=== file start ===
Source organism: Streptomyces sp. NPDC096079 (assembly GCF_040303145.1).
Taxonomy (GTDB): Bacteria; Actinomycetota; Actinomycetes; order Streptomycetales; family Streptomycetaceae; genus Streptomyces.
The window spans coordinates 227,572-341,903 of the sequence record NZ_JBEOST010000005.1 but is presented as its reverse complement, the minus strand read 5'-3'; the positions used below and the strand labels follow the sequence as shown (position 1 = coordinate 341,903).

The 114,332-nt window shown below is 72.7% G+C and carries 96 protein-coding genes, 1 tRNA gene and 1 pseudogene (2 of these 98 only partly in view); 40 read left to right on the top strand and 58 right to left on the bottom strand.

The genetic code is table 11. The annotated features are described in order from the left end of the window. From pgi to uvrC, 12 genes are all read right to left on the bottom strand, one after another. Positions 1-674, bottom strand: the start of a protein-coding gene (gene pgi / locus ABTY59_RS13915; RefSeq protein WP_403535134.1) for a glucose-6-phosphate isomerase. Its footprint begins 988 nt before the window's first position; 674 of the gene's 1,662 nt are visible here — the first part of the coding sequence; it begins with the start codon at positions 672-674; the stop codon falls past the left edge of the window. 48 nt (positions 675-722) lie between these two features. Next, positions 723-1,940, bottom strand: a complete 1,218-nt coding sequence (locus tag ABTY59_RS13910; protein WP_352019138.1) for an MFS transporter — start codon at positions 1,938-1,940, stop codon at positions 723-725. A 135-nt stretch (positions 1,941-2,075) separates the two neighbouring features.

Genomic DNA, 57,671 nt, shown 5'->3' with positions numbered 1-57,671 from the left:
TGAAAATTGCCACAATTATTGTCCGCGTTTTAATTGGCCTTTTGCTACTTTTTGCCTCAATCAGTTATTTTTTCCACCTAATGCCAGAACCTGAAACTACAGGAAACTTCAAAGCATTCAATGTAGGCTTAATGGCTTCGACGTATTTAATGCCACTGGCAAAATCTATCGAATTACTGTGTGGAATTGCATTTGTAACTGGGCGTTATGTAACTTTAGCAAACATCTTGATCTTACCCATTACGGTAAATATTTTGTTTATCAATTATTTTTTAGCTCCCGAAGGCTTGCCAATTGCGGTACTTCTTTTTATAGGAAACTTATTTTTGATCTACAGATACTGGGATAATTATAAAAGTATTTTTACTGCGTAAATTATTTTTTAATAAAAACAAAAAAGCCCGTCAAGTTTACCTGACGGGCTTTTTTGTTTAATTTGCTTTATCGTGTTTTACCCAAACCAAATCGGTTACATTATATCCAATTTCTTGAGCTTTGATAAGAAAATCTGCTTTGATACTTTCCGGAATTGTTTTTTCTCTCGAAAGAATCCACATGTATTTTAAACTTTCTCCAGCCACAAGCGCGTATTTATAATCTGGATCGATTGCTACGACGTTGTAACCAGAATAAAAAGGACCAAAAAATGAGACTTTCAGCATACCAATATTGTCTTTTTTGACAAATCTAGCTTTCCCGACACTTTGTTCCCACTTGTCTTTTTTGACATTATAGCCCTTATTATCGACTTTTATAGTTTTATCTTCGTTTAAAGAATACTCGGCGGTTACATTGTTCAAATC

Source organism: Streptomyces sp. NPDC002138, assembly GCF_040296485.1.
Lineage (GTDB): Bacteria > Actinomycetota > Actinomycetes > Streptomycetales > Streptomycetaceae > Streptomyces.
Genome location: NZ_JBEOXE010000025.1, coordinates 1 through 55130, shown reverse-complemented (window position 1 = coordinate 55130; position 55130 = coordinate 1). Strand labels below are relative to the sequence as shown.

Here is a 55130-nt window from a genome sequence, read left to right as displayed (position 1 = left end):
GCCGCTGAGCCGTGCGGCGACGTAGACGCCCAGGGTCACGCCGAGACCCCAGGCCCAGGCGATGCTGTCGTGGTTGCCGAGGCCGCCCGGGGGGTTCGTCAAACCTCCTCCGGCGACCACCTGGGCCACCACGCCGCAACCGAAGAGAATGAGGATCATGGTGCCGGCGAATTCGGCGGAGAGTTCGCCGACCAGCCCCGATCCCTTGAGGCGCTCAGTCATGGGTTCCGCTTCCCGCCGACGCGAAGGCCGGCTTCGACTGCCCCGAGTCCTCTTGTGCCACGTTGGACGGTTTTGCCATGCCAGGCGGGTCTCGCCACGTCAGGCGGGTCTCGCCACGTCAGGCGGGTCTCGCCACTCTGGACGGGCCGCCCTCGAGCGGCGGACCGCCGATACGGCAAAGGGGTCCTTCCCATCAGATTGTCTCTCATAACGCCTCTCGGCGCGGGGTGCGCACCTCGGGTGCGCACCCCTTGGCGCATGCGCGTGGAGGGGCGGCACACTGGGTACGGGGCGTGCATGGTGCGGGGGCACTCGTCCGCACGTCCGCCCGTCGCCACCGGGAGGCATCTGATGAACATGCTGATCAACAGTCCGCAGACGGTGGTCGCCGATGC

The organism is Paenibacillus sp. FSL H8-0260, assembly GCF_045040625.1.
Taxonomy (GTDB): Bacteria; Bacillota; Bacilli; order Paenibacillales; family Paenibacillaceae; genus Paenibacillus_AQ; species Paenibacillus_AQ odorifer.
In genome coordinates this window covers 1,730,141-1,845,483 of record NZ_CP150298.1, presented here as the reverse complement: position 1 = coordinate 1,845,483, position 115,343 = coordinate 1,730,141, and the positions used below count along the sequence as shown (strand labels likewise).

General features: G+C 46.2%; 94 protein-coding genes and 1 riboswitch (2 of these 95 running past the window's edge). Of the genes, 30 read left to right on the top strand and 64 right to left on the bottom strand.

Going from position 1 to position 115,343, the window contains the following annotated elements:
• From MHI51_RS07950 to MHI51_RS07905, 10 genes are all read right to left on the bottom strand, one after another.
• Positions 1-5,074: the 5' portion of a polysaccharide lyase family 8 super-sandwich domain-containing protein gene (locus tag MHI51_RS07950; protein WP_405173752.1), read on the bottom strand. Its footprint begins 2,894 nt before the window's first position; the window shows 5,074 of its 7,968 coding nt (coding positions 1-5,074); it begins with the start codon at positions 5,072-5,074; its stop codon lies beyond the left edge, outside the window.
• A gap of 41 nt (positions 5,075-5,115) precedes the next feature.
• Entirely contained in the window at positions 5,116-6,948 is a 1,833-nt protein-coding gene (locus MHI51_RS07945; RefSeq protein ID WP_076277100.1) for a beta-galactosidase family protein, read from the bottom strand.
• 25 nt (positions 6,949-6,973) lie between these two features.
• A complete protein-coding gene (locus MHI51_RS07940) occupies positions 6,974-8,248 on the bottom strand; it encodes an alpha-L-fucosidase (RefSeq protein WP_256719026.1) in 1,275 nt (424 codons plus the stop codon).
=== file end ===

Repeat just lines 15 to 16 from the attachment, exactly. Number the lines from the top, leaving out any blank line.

In genome coordinates this window covers 1,730,141-1,845,483 of record NZ_CP150298.1, presented here as the reverse complement: position 1 = coordinate 1,845,483, position 115,343 = coordinate 1,730,141, and the positions used below count along the sequence as shown (strand labels likewise).

General features: G+C 46.2%; 94 protein-coding genes and 1 riboswitch (2 of these 95 running past the window's edge). Of the genes, 30 read left to right on the top strand and 64 right to left on the bottom strand.